E.I.R.Weekly Newsletter

The Schiller Institute

The tide has been turning against the terrorist groups, perversely
called “freedom fighters” by western media, in many
parts of Syria and now in Eastern Ghouta, a suburb of Damascus
that has served as a base to terrorize the capital and its
inhabitants, while at the same time keeping alive the illusion of
the existence of an opposition force able to threaten the Syrian
regime. It is feared that the remaining forces could stage a
“chemical weapons” attack against civilians in order to provoke
massive military retaliation by the U.S. and its allies. Hundreds
of thousands of civilians have been kept as human shields in the
densely populated area for several years now.

After the terrorist groups in Ghouta refused to respect the
UNSC ceasefire declared in Feb., the Syrian army relaunched an
operation in early March to liberate the area, and have succeeded
in dividing Ghouta into three separate sections. The tactical
objective was to separate the three main armed groups from
one another and squeeze them into smaller areas. Jaish Al-Islam,
a Saudi-financed Salafist group that controls the northern
part of Eastern Ghouta (Douma), has accepted to participate in
the Astana de-escalation process. In the center of Ghouta (Harasta),
the Qatari-financed group Failaq Arrahman has recently
formed an alliance with the Al-Qaeda branch, Al-Nusra Front
(aka Tahrir Alsham) which controls Harasta, which is the closest
area to Damascus center.

By March 17, the trickle of civilians fleeing the three areas
through the humanitarian corridors had turned into a flood of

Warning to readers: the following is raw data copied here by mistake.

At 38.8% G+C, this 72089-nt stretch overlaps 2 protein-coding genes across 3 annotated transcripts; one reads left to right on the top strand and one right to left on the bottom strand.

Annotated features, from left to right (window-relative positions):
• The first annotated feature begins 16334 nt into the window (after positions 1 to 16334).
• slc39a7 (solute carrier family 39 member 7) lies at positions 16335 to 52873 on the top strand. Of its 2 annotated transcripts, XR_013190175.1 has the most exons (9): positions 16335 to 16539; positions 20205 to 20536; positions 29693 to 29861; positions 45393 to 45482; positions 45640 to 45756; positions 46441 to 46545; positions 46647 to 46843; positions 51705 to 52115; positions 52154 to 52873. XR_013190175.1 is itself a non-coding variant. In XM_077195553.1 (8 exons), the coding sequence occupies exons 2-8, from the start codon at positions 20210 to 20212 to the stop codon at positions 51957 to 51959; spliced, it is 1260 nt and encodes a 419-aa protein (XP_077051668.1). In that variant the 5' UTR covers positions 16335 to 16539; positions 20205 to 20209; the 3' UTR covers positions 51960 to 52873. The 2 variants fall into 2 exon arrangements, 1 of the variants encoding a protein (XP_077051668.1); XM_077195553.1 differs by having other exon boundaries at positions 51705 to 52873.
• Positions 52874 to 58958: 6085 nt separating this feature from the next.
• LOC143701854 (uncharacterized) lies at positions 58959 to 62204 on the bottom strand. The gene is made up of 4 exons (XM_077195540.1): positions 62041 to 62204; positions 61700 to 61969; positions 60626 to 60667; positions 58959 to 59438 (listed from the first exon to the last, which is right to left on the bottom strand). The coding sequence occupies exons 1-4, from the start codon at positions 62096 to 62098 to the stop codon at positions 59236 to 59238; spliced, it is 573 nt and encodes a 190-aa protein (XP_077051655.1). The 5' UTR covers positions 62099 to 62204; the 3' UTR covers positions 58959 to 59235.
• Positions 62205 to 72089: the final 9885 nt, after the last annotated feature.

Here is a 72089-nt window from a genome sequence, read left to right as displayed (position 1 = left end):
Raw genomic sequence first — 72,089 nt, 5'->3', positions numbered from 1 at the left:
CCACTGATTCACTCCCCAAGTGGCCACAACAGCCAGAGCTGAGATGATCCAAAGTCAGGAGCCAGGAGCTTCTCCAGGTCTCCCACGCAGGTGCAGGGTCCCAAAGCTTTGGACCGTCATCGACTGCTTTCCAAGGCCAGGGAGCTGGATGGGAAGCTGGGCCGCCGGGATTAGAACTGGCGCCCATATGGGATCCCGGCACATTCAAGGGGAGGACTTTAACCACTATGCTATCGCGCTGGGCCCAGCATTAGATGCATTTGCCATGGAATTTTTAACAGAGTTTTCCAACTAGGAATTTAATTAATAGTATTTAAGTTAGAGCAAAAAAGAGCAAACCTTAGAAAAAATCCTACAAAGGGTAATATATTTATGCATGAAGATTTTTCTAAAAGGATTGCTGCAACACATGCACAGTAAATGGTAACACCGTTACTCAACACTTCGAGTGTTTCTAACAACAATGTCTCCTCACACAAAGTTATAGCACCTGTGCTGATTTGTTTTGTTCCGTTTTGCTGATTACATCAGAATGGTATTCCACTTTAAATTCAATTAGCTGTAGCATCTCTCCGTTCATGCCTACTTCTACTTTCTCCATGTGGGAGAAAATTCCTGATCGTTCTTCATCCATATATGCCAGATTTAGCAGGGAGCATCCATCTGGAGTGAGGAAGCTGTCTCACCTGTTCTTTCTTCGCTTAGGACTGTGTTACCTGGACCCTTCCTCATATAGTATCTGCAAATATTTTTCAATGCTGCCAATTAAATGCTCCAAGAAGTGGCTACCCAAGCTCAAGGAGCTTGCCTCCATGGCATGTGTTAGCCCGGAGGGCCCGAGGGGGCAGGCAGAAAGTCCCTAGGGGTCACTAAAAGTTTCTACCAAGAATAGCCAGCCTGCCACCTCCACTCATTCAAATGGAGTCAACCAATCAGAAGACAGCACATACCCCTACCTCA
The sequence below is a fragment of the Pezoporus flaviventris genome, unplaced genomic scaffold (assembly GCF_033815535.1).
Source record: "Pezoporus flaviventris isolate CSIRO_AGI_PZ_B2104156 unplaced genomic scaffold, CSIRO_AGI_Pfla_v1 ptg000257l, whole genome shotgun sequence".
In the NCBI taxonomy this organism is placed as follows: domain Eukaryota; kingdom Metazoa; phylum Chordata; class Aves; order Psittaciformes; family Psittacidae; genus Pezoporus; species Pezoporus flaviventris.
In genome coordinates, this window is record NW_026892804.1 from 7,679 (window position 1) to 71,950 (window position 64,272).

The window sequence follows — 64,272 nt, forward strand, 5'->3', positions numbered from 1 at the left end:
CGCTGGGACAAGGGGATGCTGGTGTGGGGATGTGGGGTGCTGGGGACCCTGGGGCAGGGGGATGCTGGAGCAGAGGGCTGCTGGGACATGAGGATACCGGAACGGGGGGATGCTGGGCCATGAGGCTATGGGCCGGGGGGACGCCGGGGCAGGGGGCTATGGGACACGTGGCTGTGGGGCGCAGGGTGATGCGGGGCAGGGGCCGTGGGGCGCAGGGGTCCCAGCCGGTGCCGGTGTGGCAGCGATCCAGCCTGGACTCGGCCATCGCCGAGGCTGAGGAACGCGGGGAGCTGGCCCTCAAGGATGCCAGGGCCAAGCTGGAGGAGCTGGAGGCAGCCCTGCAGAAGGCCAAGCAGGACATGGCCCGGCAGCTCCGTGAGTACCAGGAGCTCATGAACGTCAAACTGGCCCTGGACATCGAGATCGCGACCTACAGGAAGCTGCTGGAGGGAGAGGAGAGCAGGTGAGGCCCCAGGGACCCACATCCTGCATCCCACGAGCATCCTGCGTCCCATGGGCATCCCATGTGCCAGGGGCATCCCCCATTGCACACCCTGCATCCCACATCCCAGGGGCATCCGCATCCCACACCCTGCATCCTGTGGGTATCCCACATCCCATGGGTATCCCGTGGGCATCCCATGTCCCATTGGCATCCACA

thousands of civilians. They are reportedly receiving hot meals
at field kitchens, set up by the Russian military at checkpoints,
as well as shelters in evacuated schools. The Syrian government,
in coopeation with the UN and International Red Cross, has also
allowed aid to reach the terrorist-held areas.

It is expected that the operation in Ghouta will end as in Aleppo
in 2016, whereby the besieged terrorists, if they lay down
their arms, will be being allowed safe passage to Idlib, which is
still controlled by the Al-Nusra and other groups.
With the liberation of Ghouta, there will be only a few small
pockets near Damascus, and an area in the South on the Jordanian-Israeli
borders, where the terrorist groups are still active.

U.S. forces are also protecting thousands of militants in Al-Tanf
on the Syrian-Jordanian border. One major confrontation point
will be Idlib, which is not considered as a major strategic threat
to the Syrian government, but still is a regrouping point for all
kinds of terrorist groups.

An unresolved, major strategic flashpoint, is U.S. involvement
in Syria. The terrorist groups are still capable of staging
“chemical attacks” to get the Pentagon to retaliate. The United
States also continues to hold large territories in eastern Syria, in
cooperation with the Kurdish Democratic Forces. Both Russian
and Syrian officials have warned that Washington intends to
carve the country up along ethnic lines. Turkey’s incursion into
Afrin together with other Syrian terrorist groups like the Free
Syrian Army would play into such a scenario.


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